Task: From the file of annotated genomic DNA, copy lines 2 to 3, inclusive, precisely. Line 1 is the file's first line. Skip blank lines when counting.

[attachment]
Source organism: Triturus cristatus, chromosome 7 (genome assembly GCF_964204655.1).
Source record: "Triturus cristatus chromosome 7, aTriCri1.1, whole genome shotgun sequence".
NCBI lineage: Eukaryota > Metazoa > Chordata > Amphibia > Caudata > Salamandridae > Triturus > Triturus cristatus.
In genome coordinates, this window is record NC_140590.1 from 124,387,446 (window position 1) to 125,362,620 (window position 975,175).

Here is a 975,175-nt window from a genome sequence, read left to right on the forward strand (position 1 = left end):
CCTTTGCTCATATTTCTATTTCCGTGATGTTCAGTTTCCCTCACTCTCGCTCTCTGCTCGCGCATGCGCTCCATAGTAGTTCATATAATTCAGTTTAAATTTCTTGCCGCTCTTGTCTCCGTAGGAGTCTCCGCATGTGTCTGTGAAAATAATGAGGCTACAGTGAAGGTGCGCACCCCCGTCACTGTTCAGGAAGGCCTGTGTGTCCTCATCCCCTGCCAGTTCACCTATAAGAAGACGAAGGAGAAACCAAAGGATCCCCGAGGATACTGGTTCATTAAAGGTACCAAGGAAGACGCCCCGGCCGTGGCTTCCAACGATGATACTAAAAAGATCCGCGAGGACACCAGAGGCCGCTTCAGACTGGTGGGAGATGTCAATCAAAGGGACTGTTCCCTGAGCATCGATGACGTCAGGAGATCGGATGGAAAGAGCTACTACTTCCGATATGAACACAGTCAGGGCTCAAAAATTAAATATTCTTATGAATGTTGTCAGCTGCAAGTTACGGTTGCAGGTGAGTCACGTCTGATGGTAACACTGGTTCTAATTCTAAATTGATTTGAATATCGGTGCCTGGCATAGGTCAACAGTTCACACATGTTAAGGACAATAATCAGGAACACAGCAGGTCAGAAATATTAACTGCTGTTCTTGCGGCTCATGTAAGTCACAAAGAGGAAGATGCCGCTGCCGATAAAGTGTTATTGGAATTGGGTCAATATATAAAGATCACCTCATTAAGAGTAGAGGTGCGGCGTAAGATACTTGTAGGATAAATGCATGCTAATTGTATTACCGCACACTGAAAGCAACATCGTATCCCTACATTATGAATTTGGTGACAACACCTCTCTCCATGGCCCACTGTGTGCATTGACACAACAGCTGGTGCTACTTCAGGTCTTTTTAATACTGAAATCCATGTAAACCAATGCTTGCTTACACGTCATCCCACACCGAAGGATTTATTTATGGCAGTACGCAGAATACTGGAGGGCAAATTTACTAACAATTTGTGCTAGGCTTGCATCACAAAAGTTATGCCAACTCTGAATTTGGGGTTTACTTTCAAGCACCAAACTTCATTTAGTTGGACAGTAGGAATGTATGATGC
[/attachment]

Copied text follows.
Source record: "Triturus cristatus chromosome 7, aTriCri1.1, whole genome shotgun sequence".
NCBI lineage: Eukaryota > Metazoa > Chordata > Amphibia > Caudata > Salamandridae > Triturus > Triturus cristatus.